17. And he commanded the first, saying, When Esau my brother meets you and asks you, saying, To whom do you belong; and where are you going; and whose are these in front of you?
18. Then you shall say, They belong to your servant Jacob; it is a gift sent to my lord Esau; and behold, he also is behind us.
19. And he commanded the second also, the third also, and all also following the droves, saying, In this manner 2 shall you speak to Esau when you find him.
20. And you shall also say, Behold, your servant Jacob is behind us. For he said, I will appease him with the gift that is going in front of me, and after that I will see his face; perhaps he will accept me.
21. And the gift passed over in front of him, and he spent that night in the camp.
22. And he rose up that night, and took his two wives (femina), and his two servant-girls, and his eleven sons, and passed over at the passage of Jabbok.
23. And he took them and made them pass over the river, and made all that he had pass over.
24. And Jacob remained alone; and a man wrestled with him until dawn came up.
25. And he 3 saw that he did not prevail against him, and he touched the hollow of his thigh, and the hollow of Jacob's thigh was out of joint as he wrestled with him.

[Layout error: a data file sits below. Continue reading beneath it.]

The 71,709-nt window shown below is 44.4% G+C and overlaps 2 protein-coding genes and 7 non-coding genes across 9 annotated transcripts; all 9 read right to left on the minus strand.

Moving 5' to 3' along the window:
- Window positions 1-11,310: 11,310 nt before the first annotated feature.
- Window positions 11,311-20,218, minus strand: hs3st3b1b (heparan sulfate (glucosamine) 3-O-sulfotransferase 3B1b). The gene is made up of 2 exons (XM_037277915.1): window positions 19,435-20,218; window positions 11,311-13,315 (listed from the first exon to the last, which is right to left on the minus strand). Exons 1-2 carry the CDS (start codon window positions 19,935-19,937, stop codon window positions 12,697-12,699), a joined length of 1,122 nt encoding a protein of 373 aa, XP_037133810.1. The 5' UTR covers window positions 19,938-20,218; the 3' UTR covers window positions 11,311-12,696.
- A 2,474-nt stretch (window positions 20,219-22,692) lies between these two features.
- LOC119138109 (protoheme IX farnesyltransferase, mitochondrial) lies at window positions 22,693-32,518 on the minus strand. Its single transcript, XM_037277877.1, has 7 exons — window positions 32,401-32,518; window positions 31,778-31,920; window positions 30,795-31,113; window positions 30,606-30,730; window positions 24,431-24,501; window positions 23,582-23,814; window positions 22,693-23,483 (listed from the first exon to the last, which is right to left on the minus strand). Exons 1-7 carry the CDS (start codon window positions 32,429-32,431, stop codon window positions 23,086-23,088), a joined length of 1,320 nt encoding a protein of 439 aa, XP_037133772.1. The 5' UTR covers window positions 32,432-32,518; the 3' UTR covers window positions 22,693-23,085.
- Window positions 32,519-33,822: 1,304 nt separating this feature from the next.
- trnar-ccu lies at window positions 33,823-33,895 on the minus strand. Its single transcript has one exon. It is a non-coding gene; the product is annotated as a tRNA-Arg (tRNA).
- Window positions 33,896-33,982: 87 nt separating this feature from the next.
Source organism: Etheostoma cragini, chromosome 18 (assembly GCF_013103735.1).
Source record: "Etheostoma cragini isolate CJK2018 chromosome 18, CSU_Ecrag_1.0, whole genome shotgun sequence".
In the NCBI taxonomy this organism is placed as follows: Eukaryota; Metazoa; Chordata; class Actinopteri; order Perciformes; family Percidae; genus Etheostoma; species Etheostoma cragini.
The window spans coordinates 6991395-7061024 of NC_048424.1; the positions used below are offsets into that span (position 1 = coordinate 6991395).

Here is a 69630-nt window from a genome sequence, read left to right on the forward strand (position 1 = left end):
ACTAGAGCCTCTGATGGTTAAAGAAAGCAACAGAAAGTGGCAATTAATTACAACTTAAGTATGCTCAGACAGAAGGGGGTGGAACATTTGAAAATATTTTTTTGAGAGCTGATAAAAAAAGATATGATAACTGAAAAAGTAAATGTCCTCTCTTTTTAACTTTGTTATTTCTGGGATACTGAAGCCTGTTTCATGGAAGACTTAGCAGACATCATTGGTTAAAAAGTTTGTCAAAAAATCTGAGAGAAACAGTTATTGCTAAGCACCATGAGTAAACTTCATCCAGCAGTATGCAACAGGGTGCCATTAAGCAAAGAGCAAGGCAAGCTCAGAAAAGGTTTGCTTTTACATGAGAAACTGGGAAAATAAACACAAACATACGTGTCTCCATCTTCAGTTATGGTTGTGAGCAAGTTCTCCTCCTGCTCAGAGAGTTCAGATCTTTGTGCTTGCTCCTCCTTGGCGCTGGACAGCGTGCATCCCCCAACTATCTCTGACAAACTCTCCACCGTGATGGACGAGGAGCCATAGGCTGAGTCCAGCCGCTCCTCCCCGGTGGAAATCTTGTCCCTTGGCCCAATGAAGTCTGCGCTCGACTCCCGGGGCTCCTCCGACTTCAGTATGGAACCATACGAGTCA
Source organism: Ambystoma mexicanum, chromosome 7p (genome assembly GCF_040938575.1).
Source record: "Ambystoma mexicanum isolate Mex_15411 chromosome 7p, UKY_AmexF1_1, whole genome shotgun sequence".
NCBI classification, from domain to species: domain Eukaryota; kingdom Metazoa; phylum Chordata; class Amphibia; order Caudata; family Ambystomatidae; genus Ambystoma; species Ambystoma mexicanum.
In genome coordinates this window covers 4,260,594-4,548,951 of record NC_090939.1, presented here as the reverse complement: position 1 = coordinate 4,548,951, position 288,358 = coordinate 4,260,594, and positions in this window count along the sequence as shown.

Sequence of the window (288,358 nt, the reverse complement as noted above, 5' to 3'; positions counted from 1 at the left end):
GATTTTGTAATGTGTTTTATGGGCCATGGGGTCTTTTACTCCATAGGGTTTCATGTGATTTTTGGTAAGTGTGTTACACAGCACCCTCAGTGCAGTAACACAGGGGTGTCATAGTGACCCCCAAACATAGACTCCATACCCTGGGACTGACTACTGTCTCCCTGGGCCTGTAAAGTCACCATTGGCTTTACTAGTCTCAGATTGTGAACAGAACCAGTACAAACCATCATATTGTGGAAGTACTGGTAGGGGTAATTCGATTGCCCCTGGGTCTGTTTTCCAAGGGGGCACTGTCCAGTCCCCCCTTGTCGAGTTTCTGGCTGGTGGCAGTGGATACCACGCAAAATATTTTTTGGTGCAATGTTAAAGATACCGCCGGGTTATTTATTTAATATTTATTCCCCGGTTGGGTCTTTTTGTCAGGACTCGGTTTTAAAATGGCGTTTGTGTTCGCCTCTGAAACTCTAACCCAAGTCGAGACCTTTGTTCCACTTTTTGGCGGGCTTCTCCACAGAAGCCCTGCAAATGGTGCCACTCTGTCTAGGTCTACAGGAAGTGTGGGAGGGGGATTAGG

26. And he 3 said, Let me go, for the dawn is coming up. And he said, I will not let you go unless you bless me.
27. And he 3 said to him, What is your name? And he said, Jacob.
28. And he' said, Your name will no longer be called Jacob, but Israel, for as a prince you have contended with God and with men, and have prevailed.
29. And Jacob asked and said, Tell me, I pray, your name. And he said, Why is it that you ask my name? And he blessed him there.
30. And Jacob called the name of the place Peniel, [saying,] For I have seen God face to face, and my soul is delivered.
31. And the sun rose on him as he passed over Penuel, and he was limping on his thigh.
32. Therefore the children of Israel do not eat the sinew of that which was displaced, which is on the hollow of the thigh, even to this day, because he touched, in the hollow of Jacob's thigh, the sinew of that which was displaced.